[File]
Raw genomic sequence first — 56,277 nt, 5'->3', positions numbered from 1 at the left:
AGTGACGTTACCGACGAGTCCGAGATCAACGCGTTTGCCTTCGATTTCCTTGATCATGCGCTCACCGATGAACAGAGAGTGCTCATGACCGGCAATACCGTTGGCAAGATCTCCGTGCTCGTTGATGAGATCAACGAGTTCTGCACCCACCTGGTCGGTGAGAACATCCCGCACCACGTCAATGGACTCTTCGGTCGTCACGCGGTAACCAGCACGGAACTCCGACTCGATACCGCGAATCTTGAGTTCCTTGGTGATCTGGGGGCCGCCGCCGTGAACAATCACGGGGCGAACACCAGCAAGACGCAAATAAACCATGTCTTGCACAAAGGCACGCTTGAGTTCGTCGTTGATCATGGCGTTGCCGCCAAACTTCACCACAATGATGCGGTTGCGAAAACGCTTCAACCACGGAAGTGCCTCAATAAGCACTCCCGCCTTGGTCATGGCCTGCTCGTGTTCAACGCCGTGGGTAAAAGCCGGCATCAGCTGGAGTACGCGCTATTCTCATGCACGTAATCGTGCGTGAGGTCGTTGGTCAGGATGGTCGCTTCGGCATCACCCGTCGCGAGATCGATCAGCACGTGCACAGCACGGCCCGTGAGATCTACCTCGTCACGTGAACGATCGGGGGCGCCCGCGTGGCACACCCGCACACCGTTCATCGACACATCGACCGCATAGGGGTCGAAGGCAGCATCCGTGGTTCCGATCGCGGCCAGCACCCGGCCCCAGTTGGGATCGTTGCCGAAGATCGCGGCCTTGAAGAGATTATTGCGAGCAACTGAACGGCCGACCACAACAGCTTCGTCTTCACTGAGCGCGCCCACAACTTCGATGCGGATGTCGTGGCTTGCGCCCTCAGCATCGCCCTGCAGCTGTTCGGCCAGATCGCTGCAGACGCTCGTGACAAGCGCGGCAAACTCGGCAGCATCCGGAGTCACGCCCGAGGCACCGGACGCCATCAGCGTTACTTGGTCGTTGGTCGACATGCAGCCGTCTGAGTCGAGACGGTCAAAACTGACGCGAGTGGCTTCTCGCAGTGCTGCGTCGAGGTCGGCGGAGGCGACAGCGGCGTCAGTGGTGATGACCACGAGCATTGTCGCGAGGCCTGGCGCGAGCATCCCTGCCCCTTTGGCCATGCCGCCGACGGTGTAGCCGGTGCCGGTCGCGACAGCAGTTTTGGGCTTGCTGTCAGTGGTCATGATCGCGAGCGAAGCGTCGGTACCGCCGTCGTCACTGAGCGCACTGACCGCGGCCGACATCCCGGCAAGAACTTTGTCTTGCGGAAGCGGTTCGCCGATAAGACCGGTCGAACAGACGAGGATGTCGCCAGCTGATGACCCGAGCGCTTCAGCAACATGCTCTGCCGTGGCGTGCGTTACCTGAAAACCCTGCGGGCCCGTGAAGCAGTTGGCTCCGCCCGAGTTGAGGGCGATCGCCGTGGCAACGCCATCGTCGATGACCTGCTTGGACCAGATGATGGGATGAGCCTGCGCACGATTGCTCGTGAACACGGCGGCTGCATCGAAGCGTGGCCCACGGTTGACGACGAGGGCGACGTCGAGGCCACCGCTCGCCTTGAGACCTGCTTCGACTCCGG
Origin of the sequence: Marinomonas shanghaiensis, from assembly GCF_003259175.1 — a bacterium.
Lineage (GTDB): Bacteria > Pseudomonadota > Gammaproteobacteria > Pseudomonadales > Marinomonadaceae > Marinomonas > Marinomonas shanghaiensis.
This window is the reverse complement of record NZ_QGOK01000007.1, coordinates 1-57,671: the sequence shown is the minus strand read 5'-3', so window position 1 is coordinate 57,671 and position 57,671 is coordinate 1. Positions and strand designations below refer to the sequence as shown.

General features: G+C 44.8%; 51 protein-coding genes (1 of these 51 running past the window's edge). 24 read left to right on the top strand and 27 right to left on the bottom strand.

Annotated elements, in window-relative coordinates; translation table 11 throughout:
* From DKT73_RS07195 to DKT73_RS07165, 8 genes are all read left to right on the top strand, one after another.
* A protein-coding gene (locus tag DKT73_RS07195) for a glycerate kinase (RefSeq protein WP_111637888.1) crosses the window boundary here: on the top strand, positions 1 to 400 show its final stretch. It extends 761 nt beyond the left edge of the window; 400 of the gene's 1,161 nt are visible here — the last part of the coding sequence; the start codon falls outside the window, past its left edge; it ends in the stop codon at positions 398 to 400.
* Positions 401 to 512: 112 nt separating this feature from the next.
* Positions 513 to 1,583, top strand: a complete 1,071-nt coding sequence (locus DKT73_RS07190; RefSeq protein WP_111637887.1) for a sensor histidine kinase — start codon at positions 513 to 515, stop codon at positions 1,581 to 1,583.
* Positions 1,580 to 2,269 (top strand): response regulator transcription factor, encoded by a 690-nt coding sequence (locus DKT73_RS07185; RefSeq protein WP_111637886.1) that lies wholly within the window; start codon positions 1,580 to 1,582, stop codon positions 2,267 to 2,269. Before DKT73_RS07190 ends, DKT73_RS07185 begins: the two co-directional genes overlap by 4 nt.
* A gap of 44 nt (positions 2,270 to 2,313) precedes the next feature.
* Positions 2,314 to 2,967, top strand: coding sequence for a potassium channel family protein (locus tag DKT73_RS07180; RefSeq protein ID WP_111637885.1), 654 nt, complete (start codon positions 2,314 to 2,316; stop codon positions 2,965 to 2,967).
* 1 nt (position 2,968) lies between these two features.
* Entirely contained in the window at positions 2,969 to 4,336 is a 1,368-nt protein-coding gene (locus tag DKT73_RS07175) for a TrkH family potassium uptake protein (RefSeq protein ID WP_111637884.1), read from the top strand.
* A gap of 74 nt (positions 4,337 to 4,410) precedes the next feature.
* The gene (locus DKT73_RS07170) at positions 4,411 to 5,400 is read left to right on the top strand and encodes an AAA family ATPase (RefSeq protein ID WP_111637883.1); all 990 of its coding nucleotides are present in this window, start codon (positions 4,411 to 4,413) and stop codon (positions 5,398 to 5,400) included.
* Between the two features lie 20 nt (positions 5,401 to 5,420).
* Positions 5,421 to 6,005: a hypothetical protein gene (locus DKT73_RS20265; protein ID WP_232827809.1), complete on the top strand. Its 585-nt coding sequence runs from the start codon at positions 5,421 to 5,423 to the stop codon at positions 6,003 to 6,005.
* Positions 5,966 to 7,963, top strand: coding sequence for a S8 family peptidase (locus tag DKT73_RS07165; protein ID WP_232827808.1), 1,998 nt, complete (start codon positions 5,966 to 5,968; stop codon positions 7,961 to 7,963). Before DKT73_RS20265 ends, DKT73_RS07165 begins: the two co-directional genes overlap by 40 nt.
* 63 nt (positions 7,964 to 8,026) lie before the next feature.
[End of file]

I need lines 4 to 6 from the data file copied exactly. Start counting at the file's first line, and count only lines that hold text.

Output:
Lineage (GTDB): Bacteria > Pseudomonadota > Gammaproteobacteria > Pseudomonadales > Marinomonadaceae > Marinomonas > Marinomonas shanghaiensis.
This window is the reverse complement of record NZ_QGOK01000007.1, coordinates 1-57,671: the sequence shown is the minus strand read 5'-3', so window position 1 is coordinate 57,671 and position 57,671 is coordinate 1. Positions and strand designations below refer to the sequence as shown.

General features: G+C 44.8%; 51 protein-coding genes (1 of these 51 running past the window's edge). 24 read left to right on the top strand and 27 right to left on the bottom strand.